Doctor-approved recipes

Pasta amatriciana. Food Stylist: Monica Pierini. (Photo: NYTimes)
One of the great joys of my job is that there are people in my life who commandeer me when I see them and tell me what they’ve made from New York Times Cooking. My favorite interactions are with my doctor, a consummate New Yorker whom I love, and who has taken care of me for many years. Yesterday, in the exam room during an appointment, she took out her phone, opened the Cooking app, and began scrolling as she gave me the rundown on recipes:اضافة اعلان

Blistered green beans with pistachios: “This is the only way to make string beans.”

Dutch baby: “It didn’t work with oat milk, but it’s still good.”

Broccoli salad with garlic and sesame: “This? Delish.”

In return, I serve as a private recipe concierge and steer her toward dishes I think she’ll like. A handful of those are below, along with a few of her own picks. You can always tell me what you think, too: Hearing from you is the best.

Salmon With Anchovy-Garlic Butter

By Melissa Clark

Minced anchovies and garlic add a complex salinity to seared salmon, enriching and deepening its flavor. To get the most out of them, the anchovies and garlic are mashed into softened butter, which is used in two ways: as a cooking medium and as a sauce. Used to cook the salmon, the butter browns and the anchovies and garlic caramelize, turning sweet. When stirred into the pan sauce, the raw garlic and anchovies give an intense bite that’s mitigated by the creaminess of the butter. It’s a quickly made, weeknight-friendly dish that’s far more nuanced than the usual seared salmon — but no harder to prepare.

Yield: 4 servings

Total time: 25 minutes

3 tablespoons unsalted butter, softened

4 anchovy fillets, minced

1 fat garlic clove, minced (or 2 small ones)

1/2 teaspoon coarse kosher salt

Freshly ground black pepper

4 (6- to 8-ounce) skin-on salmon fillets

2 tablespoons drained capers, patted dry

1/2 lemon

Fresh chopped parsley, for serving

1. Heat oven to 400 degrees. In a small bowl, mash together butter, anchovies, garlic, salt and pepper.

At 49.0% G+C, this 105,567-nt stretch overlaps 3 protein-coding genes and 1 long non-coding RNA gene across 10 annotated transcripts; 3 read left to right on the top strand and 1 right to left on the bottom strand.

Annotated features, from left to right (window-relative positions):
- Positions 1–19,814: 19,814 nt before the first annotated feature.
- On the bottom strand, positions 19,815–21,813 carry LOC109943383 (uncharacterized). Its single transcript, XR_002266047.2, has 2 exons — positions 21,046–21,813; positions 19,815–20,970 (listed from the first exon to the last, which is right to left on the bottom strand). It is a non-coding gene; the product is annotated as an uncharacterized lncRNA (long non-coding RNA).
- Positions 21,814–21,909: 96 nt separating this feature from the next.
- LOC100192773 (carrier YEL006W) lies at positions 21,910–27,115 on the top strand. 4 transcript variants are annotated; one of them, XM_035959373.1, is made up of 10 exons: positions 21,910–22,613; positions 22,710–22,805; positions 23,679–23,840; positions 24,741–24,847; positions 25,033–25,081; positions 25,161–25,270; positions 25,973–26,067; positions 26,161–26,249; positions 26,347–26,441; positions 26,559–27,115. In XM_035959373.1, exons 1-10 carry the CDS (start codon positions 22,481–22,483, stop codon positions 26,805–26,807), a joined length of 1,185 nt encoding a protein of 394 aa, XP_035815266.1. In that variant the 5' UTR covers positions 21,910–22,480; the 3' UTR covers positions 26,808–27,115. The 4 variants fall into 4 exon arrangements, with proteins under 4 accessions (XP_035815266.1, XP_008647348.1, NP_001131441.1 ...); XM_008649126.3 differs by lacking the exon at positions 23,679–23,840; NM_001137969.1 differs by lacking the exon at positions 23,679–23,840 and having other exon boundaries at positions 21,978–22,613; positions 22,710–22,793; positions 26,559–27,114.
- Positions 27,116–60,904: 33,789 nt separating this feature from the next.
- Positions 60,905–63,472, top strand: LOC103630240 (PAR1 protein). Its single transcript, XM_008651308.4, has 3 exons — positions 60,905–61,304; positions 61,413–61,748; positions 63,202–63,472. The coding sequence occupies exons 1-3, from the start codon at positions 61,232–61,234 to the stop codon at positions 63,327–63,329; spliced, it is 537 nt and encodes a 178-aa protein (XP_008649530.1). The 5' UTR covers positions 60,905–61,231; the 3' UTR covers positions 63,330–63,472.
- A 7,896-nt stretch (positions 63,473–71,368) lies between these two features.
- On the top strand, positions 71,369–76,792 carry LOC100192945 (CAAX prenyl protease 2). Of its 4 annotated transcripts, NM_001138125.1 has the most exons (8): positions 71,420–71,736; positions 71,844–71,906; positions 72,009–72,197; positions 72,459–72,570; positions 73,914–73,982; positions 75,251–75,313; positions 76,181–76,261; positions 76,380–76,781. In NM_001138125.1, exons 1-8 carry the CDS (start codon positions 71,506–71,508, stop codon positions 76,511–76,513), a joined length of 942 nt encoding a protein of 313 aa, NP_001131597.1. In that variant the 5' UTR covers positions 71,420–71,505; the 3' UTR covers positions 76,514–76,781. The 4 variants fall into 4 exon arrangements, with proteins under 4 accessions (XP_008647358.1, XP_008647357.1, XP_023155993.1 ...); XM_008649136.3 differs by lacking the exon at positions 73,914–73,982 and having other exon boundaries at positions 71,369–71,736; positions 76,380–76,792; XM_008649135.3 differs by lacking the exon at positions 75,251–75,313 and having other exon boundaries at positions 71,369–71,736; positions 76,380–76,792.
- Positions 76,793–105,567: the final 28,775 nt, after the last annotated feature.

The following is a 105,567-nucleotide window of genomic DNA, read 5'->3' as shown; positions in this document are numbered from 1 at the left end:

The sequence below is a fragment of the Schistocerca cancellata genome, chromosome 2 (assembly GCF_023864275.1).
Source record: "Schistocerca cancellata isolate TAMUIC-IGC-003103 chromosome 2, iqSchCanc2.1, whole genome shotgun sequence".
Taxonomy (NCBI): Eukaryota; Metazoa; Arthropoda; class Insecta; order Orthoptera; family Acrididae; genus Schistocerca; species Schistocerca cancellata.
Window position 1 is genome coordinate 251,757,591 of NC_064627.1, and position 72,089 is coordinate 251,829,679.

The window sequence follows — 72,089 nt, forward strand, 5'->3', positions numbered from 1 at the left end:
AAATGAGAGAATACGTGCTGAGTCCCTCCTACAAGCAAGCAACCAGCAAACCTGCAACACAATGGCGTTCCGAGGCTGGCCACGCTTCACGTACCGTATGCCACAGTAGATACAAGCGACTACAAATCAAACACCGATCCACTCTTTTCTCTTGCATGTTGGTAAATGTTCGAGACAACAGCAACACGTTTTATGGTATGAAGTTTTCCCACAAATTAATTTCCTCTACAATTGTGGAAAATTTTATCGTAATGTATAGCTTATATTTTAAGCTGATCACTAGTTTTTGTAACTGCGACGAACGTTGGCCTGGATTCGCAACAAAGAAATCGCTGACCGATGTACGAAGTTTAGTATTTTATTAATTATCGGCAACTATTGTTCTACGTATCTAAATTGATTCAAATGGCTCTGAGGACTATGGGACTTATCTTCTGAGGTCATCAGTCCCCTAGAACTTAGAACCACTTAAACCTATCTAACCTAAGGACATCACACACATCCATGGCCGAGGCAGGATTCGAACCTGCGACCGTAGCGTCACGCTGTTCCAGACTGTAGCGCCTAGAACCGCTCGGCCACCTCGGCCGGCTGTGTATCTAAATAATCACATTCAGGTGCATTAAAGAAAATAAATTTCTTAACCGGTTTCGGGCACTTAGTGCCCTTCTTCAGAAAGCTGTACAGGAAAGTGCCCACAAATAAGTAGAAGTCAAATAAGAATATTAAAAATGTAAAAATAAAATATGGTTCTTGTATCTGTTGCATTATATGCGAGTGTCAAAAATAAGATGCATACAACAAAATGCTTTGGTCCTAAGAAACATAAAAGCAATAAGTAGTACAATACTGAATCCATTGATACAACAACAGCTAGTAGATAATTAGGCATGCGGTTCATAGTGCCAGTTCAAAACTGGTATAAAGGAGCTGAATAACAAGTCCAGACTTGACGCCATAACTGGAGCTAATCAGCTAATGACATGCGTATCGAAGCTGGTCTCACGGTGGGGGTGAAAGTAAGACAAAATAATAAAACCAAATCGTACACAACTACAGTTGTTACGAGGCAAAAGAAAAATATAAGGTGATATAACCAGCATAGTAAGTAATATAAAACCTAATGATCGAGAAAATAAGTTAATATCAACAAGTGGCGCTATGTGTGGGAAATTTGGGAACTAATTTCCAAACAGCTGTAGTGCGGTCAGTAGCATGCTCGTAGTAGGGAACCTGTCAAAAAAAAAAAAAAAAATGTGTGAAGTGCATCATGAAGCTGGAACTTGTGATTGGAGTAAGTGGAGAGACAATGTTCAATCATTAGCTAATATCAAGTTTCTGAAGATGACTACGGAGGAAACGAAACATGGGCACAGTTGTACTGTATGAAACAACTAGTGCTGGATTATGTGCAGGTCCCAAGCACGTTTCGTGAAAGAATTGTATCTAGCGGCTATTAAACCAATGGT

2. In a large ovenproof skillet, melt about half the anchovy butter. Add fish, skin side down. Cook for 3 minutes over high heat to brown the skin, spooning some pan drippings over the top of the fish as it cooks. Add capers to bottom of pan and transfer to oven. Roast until fish is just cooked through, 8 to 10 minutes.

3. Remove pan from oven and add remaining anchovy butter to pan to melt. Place salmon on plates and spoon buttery pan sauce over the top. Squeeze the lemon half over the salmon and garnish with chopped parsley. Serve.

Silken Tofu With Spicy Soy Dressing

By Hetty McKinnon

This recipe is inspired by the many cold silken tofu dishes from East Asia, like Japanese hiyayakko and Chinese liangban tofu. This no-cook dish is a handy one to have up your sleeve, especially for warm evenings when the desire to cook is nonexistent. Silky soft tofu is draped in a punchy soy dressing, creating a lively dish with little effort. The tofu is ideally served cold, but 10 minutes at room temperature can take the edge off. Make it your own with other fresh herbs such as Thai basil, mint or shiso leaves, or add crunch with fried shallots or roasted peanuts. A salty, fermented element like kimchi, pickled radish or ja choi, also known as zha cai, a Sichuan pickled mustard root, would work well, too. One block of silken tofu is usually enough to feed two people, but for a more substantial meal, serve it with hot rice or noodles to create a pleasing contrast of temperatures.

Yield: 4 servings

Total time: 5 minutes

For the Spicy Soy Dressing:

1/4 cup soy sauce

1 tablespoon rice vinegar

1 tablespoon sesame oil

1 tablespoon chile oil

2 teaspoons granulated sugar

1 tablespoon toasted white sesame seeds

1 scallion, green and white parts, finely sliced

For the Tofu:

2 (14-ounce) blocks silken tofu, cold

1 scallion, green and white parts, thinly sliced

Handful of cilantro leaves

1. Make the dressing: Combine the soy sauce, rice vinegar, sesame oil, chile oil, sugar, sesame seeds and scallion in a small bowl. Whisk until the sugar has dissolved.

2. Carefully drain the liquid from the package of tofu, and gently tip the block onto a kitchen towel. (Try to keep the block in one piece, if possible, but don’t worry if it falls apart; it will still taste great.) Pat with another clean kitchen towel, removing as much liquid as possible. Transfer the blocks to one large plate or two smaller plates, and spoon the soy dressing over the top until the tofu is completely covered. Top with scallions and cilantro leaves, and eat on its own or with rice or noodles on the side.

Spring Barley Soup

By Ali Slagle

This soup is as cozy as mushroom-barley soup and as vibrant as spring. Chewy barley, crisp asparagus and peas lay in a broth bolstered by umami-rich soy sauce and miso. Hits of fresh ginger and vinegar enliven the mix. Feel free to swap in other vegetables that catch your eye: Add leeks and hearty greens with the barley, and quicker-cooking vegetables like sliced turnips or snap peas with the asparagus. Thinly slicing the asparagus makes it easier to eat with a spoon, but cut them larger if you prefer it. For more protein, add cubed soft or firm tofu to bowls, or stir a beaten egg into the pot as you would for hot and sour soup.

Yield: 4 servings

Total time: 45 minutes

1 tablespoon toasted sesame oil, coconut oil or olive oil

6 garlic cloves, coarsely chopped

3/4 cup pearled barley

1 tablespoon soy sauce, plus more to taste

1 bunch asparagus (about 1 pound), tough ends trimmed, stalks thinly sliced 1/4-inch thick, tips left whole

1 cup fresh or frozen shelled peas, edamame or fava beans

3 tablespoons yellow or white miso

1 tablespoon unseasoned rice vinegar